between the work and the observer, I am seeking to create images that suggest the questions

the works are asking of their audience and, perhaps, a glimpse into the responses. The Irving

Penn show suggested one set of questions, but every artist, every gallery or designed space,

presents new opportunities. The range of my investigation is as broad and varied as the art and

spaces themselves. It is really a limitless project, but one well suited to my residence in New

York City and fascination with art museums world-wide. The project has raised countless

questions for me about selection, sequence, and organization; the editorial and curatorial

counsel that might come from the project’s recognition by The Biennial Grant would be

invaluable.

Although I've been working on this concept for a few years, I have mostly selected images here

that I’ve made over the last year in New York art museums, with particular emphasis on the

Irving Penn, Michelangelo, and Living Art shows at the Met and the Zoe Leonard retrospective

at the Whitney. Were I fortunate enough to receive a grant, I would be able to extend the

project to European museums, particularly those whose contemporary architecture provides a

fascinating variety of new “stage sets” to work on.

Village Health Works

Beginning in 1993, Burundi suffered the same genocidal violence that notoriously afflicted

neighboring Rwanda, only in Burundi the war lasted for more than a decade, took the lives of

hundreds of thousands of people, and reduced the country to one of the poorest nations in the

world. Barely escaping with his life, Deogratias Niyikonziza, then a medical student in Burundi,

came to New York City as a refugee. He struggled for months in homelessness and low wage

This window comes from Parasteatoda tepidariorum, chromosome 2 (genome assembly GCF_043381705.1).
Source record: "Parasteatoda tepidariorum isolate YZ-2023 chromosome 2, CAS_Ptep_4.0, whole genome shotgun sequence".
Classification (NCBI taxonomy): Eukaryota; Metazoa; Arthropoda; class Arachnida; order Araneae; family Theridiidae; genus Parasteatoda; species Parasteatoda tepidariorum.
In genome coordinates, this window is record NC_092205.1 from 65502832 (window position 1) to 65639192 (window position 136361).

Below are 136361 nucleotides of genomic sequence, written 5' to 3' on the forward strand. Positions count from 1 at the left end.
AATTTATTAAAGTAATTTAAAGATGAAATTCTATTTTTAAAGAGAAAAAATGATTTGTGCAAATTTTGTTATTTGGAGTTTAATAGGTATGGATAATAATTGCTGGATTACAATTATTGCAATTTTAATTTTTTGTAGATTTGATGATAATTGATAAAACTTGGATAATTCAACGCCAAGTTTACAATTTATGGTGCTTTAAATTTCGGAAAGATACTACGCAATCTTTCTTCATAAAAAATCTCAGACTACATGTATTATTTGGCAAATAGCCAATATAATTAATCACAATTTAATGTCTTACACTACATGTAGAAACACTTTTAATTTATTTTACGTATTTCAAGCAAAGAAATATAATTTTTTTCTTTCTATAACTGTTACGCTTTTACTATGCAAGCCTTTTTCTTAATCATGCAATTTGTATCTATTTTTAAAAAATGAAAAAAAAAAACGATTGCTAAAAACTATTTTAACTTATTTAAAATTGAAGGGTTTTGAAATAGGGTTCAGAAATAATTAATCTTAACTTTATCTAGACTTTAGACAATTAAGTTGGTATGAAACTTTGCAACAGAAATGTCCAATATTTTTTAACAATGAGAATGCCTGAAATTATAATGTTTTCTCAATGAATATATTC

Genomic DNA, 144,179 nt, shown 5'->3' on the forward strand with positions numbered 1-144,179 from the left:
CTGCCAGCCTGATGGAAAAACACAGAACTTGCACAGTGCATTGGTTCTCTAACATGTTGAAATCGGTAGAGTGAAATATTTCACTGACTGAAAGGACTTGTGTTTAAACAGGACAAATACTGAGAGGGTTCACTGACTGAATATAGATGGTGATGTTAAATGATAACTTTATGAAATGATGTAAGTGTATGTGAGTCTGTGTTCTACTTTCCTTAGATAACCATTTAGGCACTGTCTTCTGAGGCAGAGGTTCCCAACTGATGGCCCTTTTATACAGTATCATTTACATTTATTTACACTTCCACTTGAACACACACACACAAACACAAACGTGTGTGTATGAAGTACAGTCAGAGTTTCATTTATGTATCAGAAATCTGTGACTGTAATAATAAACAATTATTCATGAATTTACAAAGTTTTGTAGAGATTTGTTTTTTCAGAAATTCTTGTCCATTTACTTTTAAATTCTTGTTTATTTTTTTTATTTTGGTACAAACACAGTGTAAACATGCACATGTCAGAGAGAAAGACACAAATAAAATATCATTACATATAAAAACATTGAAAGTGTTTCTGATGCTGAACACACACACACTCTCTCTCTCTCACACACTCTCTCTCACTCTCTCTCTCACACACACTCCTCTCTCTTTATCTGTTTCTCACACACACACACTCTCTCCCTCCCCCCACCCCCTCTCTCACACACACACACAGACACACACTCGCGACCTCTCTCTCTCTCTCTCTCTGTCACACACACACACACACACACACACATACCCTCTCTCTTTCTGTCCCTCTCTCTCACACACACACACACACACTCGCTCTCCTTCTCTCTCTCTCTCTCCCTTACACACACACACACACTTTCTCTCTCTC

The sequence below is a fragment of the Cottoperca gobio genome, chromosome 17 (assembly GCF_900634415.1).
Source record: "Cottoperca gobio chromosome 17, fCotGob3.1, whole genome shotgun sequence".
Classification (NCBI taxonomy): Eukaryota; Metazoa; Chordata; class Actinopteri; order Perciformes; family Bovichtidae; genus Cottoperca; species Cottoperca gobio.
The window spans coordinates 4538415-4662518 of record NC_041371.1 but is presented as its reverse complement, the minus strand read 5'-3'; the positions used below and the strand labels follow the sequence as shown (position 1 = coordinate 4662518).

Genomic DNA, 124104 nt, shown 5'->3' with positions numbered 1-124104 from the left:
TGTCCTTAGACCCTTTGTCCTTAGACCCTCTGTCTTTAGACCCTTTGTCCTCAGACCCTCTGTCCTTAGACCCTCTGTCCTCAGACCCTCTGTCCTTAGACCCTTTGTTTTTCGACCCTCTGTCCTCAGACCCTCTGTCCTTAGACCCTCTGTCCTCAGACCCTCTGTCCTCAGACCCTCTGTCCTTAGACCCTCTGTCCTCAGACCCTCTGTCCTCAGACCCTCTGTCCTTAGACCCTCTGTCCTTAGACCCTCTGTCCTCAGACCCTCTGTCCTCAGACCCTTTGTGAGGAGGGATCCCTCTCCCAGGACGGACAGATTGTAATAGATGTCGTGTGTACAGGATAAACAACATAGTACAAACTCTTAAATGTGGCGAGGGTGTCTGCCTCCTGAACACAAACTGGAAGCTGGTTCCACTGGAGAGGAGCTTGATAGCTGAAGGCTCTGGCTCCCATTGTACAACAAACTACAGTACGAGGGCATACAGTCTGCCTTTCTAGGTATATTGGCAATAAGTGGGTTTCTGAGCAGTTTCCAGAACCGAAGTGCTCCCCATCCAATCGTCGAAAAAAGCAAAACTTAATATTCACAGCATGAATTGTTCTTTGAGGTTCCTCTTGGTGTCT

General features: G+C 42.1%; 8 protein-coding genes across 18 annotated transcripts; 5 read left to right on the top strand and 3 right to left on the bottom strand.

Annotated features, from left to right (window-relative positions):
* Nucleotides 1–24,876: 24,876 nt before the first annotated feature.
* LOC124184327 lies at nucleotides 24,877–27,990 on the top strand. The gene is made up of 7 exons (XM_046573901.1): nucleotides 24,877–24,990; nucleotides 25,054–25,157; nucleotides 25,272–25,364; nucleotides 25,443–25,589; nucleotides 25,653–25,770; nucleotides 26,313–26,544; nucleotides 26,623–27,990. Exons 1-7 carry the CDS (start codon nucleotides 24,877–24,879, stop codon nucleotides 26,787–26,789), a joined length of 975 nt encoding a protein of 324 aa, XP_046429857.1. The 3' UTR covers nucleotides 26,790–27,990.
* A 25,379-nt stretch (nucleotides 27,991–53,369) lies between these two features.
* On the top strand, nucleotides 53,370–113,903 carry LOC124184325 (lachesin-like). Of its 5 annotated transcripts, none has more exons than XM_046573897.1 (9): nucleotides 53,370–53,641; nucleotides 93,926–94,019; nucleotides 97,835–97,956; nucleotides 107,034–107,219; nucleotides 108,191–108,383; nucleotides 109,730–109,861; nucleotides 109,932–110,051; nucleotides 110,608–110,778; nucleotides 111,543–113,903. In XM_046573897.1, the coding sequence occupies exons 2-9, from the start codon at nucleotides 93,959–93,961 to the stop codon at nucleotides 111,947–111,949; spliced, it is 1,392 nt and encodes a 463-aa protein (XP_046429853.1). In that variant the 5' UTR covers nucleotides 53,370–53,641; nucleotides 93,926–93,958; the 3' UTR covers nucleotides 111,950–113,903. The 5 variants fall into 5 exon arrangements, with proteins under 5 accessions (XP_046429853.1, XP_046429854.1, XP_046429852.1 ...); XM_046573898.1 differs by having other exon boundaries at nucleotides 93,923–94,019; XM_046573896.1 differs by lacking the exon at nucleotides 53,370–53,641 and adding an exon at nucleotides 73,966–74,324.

jobs but was eventually discovered by some enlightened New Yorkers, who became his

guardians and sponsored his education. After several years at Columbia, Harvard, and

Darmouth Medical School, Deo eventually returned to his home village in southern Burundi to

create Village Health Works – a clinic, a school, and a constellation of economic cooperatives on

a 25 acre campus whose land – and the labor needed to build it – was donated by the

community. Today Deo’s vision is burgeoning into the construction of a $20 million hospital

that will bring modern health care, and with it the foundation for future prosperity, to southern

Burundi. His story was the subject of Tracy Kidder’s most recent book, The Strength That

Remains.

In January 2018, I travelled to Burundi to volunteer photography services to Village Health

Works and to assist in their development efforts. However, the extraordinarily warm and

generous community of Kigutu has inspired me to return next year to pull off a “give not take”

portrait project with the community, who delight in seeing their own image in the camera but

have no means or history of owning a physical print of themselves or family. I hope to return to

the village to create a pop-up studio with lights, cameras, backdrops, a printer, and some plastic

frames with the idea of giving members of the village who wish a very high quality, physical

portrait of themselves and family. I will be working with a high resolution camera whose files

will also be suitable for producing large format prints that the directors of the new hospital

would like to use in its halls and breezeways to raise the morale of the village and to further

identify Village Health Works with the local people who have given so much to help build it.

The grant would be extremely helpful in offsetting the considerable travel and production

expenses behind the project, which will otherwise come out of my own pocket.